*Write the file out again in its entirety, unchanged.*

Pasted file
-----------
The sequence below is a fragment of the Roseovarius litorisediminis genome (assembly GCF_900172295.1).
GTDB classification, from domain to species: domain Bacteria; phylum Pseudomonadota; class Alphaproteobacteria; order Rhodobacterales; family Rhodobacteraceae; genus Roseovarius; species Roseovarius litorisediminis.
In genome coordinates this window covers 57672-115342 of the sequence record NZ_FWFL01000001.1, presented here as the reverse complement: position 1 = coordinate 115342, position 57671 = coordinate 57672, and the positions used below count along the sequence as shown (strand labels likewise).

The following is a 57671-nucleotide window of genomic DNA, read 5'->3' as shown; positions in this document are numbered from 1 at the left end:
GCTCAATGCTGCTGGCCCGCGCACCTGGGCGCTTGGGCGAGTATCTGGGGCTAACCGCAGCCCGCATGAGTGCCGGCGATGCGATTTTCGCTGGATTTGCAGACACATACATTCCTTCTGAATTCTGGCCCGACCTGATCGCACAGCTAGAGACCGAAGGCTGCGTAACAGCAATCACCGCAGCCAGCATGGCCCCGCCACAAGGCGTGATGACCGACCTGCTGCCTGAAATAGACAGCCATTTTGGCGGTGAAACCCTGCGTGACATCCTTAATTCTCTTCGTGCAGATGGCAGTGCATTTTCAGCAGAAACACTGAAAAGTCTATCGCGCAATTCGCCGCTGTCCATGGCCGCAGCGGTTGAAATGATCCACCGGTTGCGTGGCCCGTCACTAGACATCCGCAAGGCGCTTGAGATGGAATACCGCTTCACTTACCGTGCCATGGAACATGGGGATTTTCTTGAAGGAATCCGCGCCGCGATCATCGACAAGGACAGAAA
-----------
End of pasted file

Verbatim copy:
The sequence below is a fragment of the Roseovarius litorisediminis genome (assembly GCF_900172295.1).
GTDB classification, from domain to species: domain Bacteria; phylum Pseudomonadota; class Alphaproteobacteria; order Rhodobacterales; family Rhodobacteraceae; genus Roseovarius; species Roseovarius litorisediminis.
In genome coordinates this window covers 57672-115342 of the sequence record NZ_FWFL01000001.1, presented here as the reverse complement: position 1 = coordinate 115342, position 57671 = coordinate 57672, and the positions used below count along the sequence as shown (strand labels likewise).

The following is a 57671-nucleotide window of genomic DNA, read 5'->3' as shown; positions in this document are numbered from 1 at the left end:
GCTCAATGCTGCTGGCCCGCGCACCTGGGCGCTTGGGCGAGTATCTGGGGCTAACCGCAGCCCGCATGAGTGCCGGCGATGCGATTTTCGCTGGATTTGCAGACACATACATTCCTTCTGAATTCTGGCCCGACCTGATCGCACAGCTAGAGACCGAAGGCTGCGTAACAGCAATCACCGCAGCCAGCATGGCCCCGCCACAAGGCGTGATGACCGACCTGCTGCCTGAAATAGACAGCCATTTTGGCGGTGAAACCCTGCGTGACATCCTTAATTCTCTTCGTGCAGATGGCAGTGCATTTTCAGCAGAAACACTGAAAAGTCTATCGCGCAATTCGCCGCTGTCCATGGCCGCAGCGGTTGAAATGATCCACCGGTTGCGTGGCCCGTCACTAGACATCCGCAAGGCGCTTGAGATGGAATACCGCTTCACTTACCGTGCCATGGAACATGGGGATTTTCTTGAAGGAATCCGCGCCGCGATCATCGACAAGGACAGAAA